Thursday, June 19, 2008

The Last Cars

An interviewer recently asked me whether I am a futurist. After all, in my book, I make many predictions about the shape of the future – a practice that is taboo among social scientists. What, the interviewer asked, would be my response to criticism from social scientists? I answered that my response would be to request that they put the book down and back away slowly. It was not written for them.

I am more of a “presentist” myself, and a reluctant one at that: I see the world around me, observe its general direction, and then make predictions about its destination, which, I hope, it will take a long time in reaching. In this I am often frustrated, and developments that I would wish to take the better part of a decade materialize in a mere year or two.

Still, the idea of futurism sounds lovely. I have enjoyed reading futurist writers, Olaf Stapledon especially. And so I see no harm in trying to channel Stapledon. In sincere imitation of his great work “The Last and First Men,” I present here “The Last Cars.” (As for the “First Cars,” should you find the subject interesting, I encourage you to visit your local public library.)

In the middle of the year 2008 C.E. information technology finally reached a point of development known as the Singularity. Beyond that point, the combined intelligence of networked computers made further technological developments fast and effortless. The Singularity had little or no impact on cars, which, being rather bulky and slow to replace, continued to move at or near the speed limit, which was usually much, much lower than the speed of light. Nor was the Singularity able to achieve much when it came to increasing oil production, in order to alleviate the gasoline and diesel shortages that were beginning to put the economy in a state of shock.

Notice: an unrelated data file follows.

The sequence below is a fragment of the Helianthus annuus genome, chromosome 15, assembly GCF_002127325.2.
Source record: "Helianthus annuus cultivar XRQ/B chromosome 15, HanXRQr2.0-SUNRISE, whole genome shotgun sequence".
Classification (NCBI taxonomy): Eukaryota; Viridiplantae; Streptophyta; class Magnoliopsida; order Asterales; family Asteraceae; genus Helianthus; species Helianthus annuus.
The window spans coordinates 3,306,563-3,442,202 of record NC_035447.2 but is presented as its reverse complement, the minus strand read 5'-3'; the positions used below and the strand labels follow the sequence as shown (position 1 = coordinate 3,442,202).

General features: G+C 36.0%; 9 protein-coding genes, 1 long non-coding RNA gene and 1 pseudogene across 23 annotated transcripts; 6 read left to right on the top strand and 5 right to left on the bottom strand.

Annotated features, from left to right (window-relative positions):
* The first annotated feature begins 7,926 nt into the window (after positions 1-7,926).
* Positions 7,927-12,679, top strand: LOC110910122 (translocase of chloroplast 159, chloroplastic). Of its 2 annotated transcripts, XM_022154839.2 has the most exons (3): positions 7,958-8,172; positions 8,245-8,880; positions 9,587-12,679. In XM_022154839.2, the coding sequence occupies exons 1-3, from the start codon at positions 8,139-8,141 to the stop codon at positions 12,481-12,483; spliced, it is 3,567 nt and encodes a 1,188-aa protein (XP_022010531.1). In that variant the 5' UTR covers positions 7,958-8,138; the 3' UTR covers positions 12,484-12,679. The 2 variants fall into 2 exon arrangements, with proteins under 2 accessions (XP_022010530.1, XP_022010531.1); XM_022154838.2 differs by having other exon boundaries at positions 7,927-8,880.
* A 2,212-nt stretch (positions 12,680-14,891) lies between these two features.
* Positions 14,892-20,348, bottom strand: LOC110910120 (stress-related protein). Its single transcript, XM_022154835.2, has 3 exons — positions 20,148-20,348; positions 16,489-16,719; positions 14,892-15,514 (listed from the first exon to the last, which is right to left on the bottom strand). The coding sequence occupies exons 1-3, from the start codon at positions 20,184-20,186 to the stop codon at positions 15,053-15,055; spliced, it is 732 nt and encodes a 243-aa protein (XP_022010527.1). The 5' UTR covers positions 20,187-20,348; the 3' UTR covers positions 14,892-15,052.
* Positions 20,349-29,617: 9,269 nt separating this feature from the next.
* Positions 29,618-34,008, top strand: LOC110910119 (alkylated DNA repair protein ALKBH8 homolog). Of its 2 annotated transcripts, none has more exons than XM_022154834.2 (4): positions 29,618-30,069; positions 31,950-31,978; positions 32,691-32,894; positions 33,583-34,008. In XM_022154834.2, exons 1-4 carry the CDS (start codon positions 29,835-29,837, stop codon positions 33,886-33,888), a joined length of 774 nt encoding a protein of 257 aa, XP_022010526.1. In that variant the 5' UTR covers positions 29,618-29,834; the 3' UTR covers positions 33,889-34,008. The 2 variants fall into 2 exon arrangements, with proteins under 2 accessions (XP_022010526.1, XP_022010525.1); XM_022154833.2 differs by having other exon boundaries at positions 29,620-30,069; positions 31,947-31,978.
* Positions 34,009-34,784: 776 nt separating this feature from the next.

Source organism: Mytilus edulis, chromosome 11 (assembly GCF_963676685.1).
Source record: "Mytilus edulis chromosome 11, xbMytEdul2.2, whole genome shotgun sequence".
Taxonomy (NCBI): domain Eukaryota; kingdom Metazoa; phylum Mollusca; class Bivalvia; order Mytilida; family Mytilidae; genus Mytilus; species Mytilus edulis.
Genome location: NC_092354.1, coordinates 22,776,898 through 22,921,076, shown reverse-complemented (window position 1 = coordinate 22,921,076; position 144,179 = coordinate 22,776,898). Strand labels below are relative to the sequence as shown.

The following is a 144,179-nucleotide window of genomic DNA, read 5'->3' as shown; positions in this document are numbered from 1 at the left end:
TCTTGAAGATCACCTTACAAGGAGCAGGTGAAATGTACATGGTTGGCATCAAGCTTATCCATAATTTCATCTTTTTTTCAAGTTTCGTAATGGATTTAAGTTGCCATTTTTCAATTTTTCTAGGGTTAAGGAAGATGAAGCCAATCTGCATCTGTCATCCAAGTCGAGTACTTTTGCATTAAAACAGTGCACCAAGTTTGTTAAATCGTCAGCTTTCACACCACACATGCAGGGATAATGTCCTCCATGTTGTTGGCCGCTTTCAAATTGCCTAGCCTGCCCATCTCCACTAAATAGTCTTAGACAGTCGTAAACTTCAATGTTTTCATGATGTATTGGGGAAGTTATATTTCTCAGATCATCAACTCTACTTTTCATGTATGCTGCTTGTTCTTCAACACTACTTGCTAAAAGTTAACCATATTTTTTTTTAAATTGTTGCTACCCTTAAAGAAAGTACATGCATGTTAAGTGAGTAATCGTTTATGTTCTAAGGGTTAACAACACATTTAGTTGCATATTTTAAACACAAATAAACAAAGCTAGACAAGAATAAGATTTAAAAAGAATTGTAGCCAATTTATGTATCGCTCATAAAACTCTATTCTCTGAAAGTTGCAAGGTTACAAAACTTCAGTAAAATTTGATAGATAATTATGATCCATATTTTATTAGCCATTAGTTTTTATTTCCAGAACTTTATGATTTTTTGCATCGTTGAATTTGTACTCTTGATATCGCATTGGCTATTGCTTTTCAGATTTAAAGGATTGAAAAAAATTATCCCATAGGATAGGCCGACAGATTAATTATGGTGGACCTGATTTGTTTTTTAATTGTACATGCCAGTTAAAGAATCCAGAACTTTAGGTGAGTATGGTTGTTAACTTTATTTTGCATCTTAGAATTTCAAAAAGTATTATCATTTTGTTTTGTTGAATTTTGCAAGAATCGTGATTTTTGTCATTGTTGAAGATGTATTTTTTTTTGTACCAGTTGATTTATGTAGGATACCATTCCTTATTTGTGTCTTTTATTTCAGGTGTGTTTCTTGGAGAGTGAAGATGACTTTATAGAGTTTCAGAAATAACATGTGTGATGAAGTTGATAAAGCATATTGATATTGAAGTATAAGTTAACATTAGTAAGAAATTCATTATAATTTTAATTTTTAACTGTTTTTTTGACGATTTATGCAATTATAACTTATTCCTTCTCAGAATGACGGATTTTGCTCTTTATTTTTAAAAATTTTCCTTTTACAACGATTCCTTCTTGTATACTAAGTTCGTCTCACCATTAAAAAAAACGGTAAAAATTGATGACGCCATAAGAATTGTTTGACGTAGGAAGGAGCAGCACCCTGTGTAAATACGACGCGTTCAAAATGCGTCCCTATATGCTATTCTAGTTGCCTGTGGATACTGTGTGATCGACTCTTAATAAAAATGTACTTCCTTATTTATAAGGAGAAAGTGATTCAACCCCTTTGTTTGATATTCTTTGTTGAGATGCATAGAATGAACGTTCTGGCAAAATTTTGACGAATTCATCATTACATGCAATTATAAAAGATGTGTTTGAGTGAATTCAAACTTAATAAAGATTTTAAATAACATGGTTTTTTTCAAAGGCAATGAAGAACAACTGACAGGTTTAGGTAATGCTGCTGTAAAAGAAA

However, the Singularity did manage prove its worth organizationally, by enabling the swift and universal introduction of so-called “driving plans.” Fuel could no longer be purchased directly, but only by entering into a contract with one of the two remaining oil companies: ExxonMobilShellBP and RosNeftGazProm. A driving plan entitled a driver to obtain a certain number of gallons per month from a set of approved gas stations. Unused gallons became “roll-over gallons,” which could be used during one of the subsequent months, and which eventually expired. A driving contract could be cancelled simply by going to the nearst hospital and donating a kidney – a brilliant arrangement that made cancellations quite rare.

The introduction of driving plans likewise did nothing to improve the situation with regard to the availability of transportation, which by the autumn of 2008 was bordering on the disasterous. To remedy the situation using a quick, Singularity-powered techno-fix, American auto companies teamed up to quickly design and mass-produce much smaller cars. In this, they recruited the help of the Shriners – America’s secret weapon when it comes to small car design. After a kick-off prayer breakfast, the executives and the Shriners poured out into the parking lot, where they torched three effigies of America’s previous failed attempts at small car design: a Ford Pinto, an AMC Gremlin, and a Chevy Vega.

Again, thanks to the Singularity, the Shriner design team was able to produce a new product in less then a fortnight, and by Christmas America had a new car it could love: a NASCAR micro-racer. The enthusiasm of the early adopters was somewhat tempered by the realization that the new car could only turn left. This resulted from the design team’s use of a certain Rapid Development methodology which forbade impementing features that were not considered strictly necessary. In spite of such minor annoyances, millions of NASCAR micro-racers were manufactured in Japan, Chrina, India, and other countries where America did its manufacturing, and the Federal Reserve obliged by printing enough money for all Americans to be able to afford to import and purchase these cars. However, this strategy had the unfortunate side-effect of destroying what little value remained in the US Dollar, effectively cutting the country off from two-thirds of its oil supply.